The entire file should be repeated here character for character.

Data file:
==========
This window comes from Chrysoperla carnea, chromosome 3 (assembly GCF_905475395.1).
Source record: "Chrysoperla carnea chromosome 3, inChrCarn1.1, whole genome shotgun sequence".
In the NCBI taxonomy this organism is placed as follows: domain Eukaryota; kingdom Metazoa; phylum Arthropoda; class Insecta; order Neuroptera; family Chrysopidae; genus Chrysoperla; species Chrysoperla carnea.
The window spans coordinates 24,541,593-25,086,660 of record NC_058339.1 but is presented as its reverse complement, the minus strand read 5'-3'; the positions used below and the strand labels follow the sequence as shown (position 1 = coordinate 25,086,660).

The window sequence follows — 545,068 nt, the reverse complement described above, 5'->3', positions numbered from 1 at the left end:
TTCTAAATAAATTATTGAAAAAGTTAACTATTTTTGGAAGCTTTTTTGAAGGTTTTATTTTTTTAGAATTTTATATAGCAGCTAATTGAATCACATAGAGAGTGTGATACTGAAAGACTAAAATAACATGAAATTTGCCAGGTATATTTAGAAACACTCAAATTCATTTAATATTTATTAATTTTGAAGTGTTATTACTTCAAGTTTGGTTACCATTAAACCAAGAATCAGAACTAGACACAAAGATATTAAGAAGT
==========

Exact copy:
This window comes from Chrysoperla carnea, chromosome 3 (assembly GCF_905475395.1).
Source record: "Chrysoperla carnea chromosome 3, inChrCarn1.1, whole genome shotgun sequence".
In the NCBI taxonomy this organism is placed as follows: domain Eukaryota; kingdom Metazoa; phylum Arthropoda; class Insecta; order Neuroptera; family Chrysopidae; genus Chrysoperla; species Chrysoperla carnea.
The window spans coordinates 24,541,593-25,086,660 of record NC_058339.1 but is presented as its reverse complement, the minus strand read 5'-3'; the positions used below and the strand labels follow the sequence as shown (position 1 = coordinate 25,086,660).

The window sequence follows — 545,068 nt, the reverse complement described above, 5'->3', positions numbered from 1 at the left end:
TTCTAAATAAATTATTGAAAAAGTTAACTATTTTTGGAAGCTTTTTTGAAGGTTTTATTTTTTTAGAATTTTATATAGCAGCTAATTGAATCACATAGAGAGTGTGATACTGAAAGACTAAAATAACATGAAATTTGCCAGGTATATTTAGAAACACTCAAATTCATTTAATATTTATTAATTTTGAAGTGTTATTACTTCAAGTTTGGTTACCATTAAACCAAGAATCAGAACTAGACACAAAGATATTAAGAAGT